by Jacob Huebert

February 15, 2019

Until this month, the city of Bowling Green, Ohio, had a strange rule about who could live together in the same house: Three people could share a “single-family” home, but only if at least two of them were related to each other by blood or marriage. And if more than three people shared a single-family home, only one or two of them could be unrelated to the others.

That meant, for example, that three unrelated people couldn’t share a house as roommates. And a couple engaged to be married couldn’t take on a roommate who wasn’t related to one of them.

What did “related” mean for purposes of this rule? City officials said virtually any bloodrelationship would do—even third cousins were “related” enough to live together without limitation.  

That’s bizarre because, as anyone who’s looked for relatives through a DNA-matching database such as 23andMe knows, a person’s third cousins likely include many people he doesn’t know, will never meet, and has little in common with besides some genes. Yet Bowling Green gave third cousins’ distant relationship a higher status than close relationships such as those of long-term domestic partners and lifelong friends.

Fortunately, the nonsensical provision of the city’s zoning code is no longer in effect, thanks to a lawsuit the 1851 Center for Constitutional Law brought on behalf of three fraternity brothers who wanted to share a house and the landlord who wanted to rent it to them. On February 1, United States Magistrate Judge James R. Knepp, II struck the law down for violating the Ohio Constitution’s guarantees of due process and equal protection.

Knepp wrote, “under the Ohio Constitution, private property rights are ‘fundamental rights’ to be ‘strongly protected.” And that means that when the government restricts the property rights of some people but not others, courts must ensure that the difference in treatment actually bears a reasonable relationship to some legitimate government purpose.

Knepp found that this rule was not reasonably related to any legitimate purpose.

The city claimed the rule served to protect the public’s “health, safety, morals, comfort, and general welfare,” to conserve property values, to facilitate the provision of public utilities and schools, and to reduce congestion on city streets. But Knepp didn’t accept that justification. He observed that the law exempted 233 houses that were “grandfathered in” and allowed an unlimited number of related adults to live together, even though those people would presumably pose the same concerns as unrelated individuals living together—so the law hardly seemed tailored to address the alleged problems the city cited.

Knepp also found the rule to be overly broad because it restricted living arrangements that had no greater impact on population density than the living arrangements that were allowed. “Rather than regulating based on space”—which might make some sense for the purpose of limiting population density—the city’s restriction was “based on relationship,” which had no apparent relevance to limiting population density.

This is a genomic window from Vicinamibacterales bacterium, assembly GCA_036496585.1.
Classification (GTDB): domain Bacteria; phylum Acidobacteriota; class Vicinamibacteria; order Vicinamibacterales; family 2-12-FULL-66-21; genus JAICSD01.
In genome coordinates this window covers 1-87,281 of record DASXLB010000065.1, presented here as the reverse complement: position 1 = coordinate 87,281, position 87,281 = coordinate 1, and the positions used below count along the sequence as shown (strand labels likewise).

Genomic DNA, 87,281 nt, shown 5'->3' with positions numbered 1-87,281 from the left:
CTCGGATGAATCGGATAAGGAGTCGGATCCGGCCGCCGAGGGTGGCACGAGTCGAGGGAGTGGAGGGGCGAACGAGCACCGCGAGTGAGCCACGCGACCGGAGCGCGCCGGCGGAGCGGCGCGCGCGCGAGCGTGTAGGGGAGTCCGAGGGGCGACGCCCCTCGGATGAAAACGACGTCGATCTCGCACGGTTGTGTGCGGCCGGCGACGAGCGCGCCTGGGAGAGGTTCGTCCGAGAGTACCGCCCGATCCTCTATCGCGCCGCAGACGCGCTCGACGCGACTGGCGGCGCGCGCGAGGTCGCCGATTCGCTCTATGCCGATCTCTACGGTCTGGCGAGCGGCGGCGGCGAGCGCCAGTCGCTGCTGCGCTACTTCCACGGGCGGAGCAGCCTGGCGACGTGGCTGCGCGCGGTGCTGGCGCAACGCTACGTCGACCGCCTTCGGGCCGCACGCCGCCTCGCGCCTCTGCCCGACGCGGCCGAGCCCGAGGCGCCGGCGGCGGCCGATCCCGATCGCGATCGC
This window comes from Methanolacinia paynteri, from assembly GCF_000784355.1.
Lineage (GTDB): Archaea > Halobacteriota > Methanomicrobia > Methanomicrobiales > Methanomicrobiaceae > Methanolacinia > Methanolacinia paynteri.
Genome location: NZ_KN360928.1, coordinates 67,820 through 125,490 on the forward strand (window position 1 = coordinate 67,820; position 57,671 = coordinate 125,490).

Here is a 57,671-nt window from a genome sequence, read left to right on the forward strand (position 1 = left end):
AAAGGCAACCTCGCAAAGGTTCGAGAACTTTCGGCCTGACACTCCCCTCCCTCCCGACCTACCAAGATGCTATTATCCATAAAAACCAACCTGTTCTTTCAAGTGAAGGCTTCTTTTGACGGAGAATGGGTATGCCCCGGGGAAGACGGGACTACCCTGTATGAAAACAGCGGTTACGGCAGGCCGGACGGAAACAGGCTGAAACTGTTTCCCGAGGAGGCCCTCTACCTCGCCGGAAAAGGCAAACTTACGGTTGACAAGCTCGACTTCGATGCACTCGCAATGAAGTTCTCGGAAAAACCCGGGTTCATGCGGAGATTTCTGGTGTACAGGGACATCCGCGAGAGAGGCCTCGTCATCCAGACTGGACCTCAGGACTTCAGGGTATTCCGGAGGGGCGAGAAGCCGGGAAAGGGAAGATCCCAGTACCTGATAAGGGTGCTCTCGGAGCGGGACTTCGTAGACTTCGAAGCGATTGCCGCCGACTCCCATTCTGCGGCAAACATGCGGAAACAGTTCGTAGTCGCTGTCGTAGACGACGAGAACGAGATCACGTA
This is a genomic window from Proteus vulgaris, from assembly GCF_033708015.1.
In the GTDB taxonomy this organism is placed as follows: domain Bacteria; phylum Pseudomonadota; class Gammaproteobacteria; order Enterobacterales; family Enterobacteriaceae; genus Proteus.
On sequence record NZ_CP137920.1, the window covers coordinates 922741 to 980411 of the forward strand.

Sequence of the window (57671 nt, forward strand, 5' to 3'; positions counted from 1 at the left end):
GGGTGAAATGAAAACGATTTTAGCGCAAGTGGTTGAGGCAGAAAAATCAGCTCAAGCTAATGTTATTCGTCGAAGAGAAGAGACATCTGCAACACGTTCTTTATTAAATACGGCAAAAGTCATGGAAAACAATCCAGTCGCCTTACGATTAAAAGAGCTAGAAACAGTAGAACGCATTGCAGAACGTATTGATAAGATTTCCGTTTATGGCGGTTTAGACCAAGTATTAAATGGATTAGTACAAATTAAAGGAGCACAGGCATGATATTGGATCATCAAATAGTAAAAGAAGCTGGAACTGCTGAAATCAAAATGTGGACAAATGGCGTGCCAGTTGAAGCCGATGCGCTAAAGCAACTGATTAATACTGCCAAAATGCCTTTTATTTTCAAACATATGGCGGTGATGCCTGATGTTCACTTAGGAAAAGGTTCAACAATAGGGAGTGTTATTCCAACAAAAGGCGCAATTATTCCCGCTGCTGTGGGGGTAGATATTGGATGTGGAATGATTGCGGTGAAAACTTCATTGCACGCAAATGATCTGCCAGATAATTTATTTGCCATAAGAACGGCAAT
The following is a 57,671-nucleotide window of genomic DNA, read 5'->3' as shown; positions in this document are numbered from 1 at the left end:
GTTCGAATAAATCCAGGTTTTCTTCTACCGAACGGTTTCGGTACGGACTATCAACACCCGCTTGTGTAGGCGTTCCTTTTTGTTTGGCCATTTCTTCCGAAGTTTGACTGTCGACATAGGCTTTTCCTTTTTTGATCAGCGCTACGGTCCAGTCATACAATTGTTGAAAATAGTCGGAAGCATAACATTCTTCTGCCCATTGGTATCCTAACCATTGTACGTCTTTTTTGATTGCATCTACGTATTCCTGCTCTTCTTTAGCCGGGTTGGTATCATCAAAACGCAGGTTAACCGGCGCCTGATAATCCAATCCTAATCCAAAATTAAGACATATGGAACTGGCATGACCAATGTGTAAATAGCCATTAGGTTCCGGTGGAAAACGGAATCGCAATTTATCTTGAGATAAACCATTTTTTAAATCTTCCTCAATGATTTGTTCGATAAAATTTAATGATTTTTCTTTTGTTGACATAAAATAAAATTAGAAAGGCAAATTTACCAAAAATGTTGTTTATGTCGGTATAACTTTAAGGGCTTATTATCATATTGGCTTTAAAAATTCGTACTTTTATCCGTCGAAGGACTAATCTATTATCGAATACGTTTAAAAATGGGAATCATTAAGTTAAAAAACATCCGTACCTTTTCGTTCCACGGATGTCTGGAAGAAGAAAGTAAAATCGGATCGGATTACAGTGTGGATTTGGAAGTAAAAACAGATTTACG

What about the city’s view that college-age residents in particular could threaten a community’s peace and quiet? Knepp said the city hadn’t explained why the occupancy limit would address that problem, and, anyway, the law applied to anyone, not just college students.

The court rightly pointed out that the government could address any legitimate concerns about noise, property maintenance, parking, and traffic congestion directly and specifically by actually targeting those problems instead of targeting certain people based on questionable generalizations about them.

This decision shows how judges can give laws that infringe on property rights serious constitutional scrutiny. Too often, courts simply rubber-stamp state and local laws based on whatever flimsy pretext the government offers. Knepp, however, did what all judges should do by analyzing whether the government’s purported justification for its infringement on property rights actually made sense as a means of serving some legitimate purpose. And then he rightly struck down the law because it obviously didn’t make sense.

Serious scrutiny is especially appropriate for zoning rules, which have historically been used for illegitimate purposes such as keeping supposed “undesirables” out of certain neighborhoods.

This decision also shows how state constitutions can provide stronger protection for people’s rights than the federal constitution. Although the U.S. Supreme Court once held that occupancy limits like Bowling Green’s don’t violate the federal Constitution, Knepp rightly recognized that the Ohio Constitution could—and did—provide greater protection for property rights. In doing so, he cited the landmark Norwood v. Horneydecision, in which the Ohio Supreme Court ruled the state’s constitution barred local governments from using eminent domain to take property from one private party and give it to another based only on the supposed economic benefit to the community—even though the U.S. Supreme Court had ruled that the federal Constitution allowed such takings in the notorious Kelo case.

Bowling Green’s rule may stand out as absurd, but in fact local governments violate property rights in countless arbitrary ways. Lately, for example, many have been restricting people’s ability to share their homes through services such as Airbnb—often limiting who may share their homes instead of directly targeting the nuisances, such as the noise and parking congestion that they fear home-sharing could cause. As courts consider constitutional challenges to these restrictions, in lawsuits brought by the Goldwater Institute and others, they can look to Knepp’s opinion for an excellent example of how to give property rights the protection they deserve.  

Jacob Huebert is a Senior Attorney at the Goldwater Institute.

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